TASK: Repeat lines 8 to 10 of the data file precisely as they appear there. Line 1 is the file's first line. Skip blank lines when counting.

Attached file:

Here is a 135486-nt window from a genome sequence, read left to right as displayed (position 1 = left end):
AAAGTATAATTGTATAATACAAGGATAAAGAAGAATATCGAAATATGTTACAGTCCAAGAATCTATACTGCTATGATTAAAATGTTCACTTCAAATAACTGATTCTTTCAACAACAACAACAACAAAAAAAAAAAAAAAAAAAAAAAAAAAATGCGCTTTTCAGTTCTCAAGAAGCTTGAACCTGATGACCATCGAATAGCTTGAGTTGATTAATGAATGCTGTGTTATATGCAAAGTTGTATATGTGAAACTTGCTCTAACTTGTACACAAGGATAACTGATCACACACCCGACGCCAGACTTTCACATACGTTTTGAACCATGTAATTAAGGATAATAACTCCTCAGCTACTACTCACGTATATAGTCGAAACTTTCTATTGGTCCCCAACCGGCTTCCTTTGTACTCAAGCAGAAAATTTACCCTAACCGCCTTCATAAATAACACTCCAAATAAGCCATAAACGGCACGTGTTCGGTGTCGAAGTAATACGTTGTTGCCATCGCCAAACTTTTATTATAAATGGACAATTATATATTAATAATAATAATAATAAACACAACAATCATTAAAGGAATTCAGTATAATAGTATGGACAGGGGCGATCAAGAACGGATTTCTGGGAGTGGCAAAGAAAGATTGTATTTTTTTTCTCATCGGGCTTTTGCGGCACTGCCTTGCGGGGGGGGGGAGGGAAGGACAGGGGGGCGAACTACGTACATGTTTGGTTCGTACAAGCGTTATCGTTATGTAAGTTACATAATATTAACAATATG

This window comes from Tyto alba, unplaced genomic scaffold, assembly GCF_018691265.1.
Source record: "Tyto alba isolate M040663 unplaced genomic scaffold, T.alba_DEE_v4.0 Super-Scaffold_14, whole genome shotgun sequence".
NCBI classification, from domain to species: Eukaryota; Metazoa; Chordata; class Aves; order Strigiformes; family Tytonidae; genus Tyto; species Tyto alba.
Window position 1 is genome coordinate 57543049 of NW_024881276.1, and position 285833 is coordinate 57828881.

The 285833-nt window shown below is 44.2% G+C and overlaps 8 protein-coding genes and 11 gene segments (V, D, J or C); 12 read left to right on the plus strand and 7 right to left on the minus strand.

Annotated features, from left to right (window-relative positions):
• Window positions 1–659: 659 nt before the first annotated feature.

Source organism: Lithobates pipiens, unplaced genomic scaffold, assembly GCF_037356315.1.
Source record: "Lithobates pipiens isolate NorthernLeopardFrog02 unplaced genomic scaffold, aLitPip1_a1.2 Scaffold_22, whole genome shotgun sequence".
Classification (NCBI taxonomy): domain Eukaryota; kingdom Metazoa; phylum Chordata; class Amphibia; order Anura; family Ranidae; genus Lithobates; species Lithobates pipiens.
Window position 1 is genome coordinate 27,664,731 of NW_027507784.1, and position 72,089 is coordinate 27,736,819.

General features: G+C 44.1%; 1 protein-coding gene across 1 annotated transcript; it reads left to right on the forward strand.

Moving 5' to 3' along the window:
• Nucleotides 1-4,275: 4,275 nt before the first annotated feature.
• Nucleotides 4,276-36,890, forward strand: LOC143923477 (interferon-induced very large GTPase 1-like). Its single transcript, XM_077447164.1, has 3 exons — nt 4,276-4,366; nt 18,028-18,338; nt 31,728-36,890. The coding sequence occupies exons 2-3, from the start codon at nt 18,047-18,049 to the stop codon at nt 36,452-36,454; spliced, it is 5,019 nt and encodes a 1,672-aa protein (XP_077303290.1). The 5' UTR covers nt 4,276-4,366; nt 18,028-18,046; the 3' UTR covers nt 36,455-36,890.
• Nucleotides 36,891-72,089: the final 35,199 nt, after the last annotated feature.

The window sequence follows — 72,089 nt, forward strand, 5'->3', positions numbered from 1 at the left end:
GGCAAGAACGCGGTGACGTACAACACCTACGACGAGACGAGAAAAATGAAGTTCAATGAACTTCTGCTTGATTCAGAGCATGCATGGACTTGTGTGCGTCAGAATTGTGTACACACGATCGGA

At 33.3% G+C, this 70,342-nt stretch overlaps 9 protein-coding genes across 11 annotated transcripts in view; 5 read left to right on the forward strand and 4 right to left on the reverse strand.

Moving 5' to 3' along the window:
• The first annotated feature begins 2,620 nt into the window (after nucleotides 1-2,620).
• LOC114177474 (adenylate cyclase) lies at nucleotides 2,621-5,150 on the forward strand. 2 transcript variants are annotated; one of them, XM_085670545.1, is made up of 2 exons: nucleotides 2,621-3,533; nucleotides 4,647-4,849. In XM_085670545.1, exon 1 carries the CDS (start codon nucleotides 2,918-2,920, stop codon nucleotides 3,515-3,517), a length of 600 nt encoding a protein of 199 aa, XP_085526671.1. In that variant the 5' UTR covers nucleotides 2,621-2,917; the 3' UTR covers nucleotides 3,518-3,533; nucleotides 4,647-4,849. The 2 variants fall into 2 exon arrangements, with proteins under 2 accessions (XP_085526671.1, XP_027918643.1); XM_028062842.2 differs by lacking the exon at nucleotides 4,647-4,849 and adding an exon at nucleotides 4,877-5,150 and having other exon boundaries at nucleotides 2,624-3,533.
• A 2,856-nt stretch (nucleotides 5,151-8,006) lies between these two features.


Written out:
Annotated features, from left to right (window-relative positions):
• Window positions 1–659: 659 nt before the first annotated feature.

Source organism: Lithobates pipiens, unplaced genomic scaffold, assembly GCF_037356315.1.